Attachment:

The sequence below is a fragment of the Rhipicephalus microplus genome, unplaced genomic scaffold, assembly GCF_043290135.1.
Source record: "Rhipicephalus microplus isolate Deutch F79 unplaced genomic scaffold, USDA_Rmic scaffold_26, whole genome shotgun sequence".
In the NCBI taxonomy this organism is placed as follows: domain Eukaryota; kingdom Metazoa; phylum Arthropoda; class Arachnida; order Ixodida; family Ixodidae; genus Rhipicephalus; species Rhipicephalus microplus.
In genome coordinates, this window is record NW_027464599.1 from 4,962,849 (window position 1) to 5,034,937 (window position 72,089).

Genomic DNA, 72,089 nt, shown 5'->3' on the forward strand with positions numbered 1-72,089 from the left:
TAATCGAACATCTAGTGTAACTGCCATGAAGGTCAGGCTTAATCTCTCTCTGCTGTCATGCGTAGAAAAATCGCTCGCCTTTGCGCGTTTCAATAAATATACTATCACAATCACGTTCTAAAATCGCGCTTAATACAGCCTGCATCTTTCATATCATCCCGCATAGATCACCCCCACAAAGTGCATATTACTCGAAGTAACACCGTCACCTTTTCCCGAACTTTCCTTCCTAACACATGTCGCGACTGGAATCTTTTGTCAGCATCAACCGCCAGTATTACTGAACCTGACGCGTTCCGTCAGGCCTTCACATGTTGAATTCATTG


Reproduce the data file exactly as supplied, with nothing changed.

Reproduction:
The sequence below is a fragment of the Rhipicephalus microplus genome, unplaced genomic scaffold, assembly GCF_043290135.1.
Source record: "Rhipicephalus microplus isolate Deutch F79 unplaced genomic scaffold, USDA_Rmic scaffold_26, whole genome shotgun sequence".
In the NCBI taxonomy this organism is placed as follows: domain Eukaryota; kingdom Metazoa; phylum Arthropoda; class Arachnida; order Ixodida; family Ixodidae; genus Rhipicephalus; species Rhipicephalus microplus.
In genome coordinates, this window is record NW_027464599.1 from 4,962,849 (window position 1) to 5,034,937 (window position 72,089).

Genomic DNA, 72,089 nt, shown 5'->3' on the forward strand with positions numbered 1-72,089 from the left:
TAATCGAACATCTAGTGTAACTGCCATGAAGGTCAGGCTTAATCTCTCTCTGCTGTCATGCGTAGAAAAATCGCTCGCCTTTGCGCGTTTCAATAAATATACTATCACAATCACGTTCTAAAATCGCGCTTAATACAGCCTGCATCTTTCATATCATCCCGCATAGATCACCCCCACAAAGTGCATATTACTCGAAGTAACACCGTCACCTTTTCCCGAACTTTCCTTCCTAACACATGTCGCGACTGGAATCTTTTGTCAGCATCAACCGCCAGTATTACTGAACCTGACGCGTTCCGTCAGGCCTTCACATGTTGAATTCATTG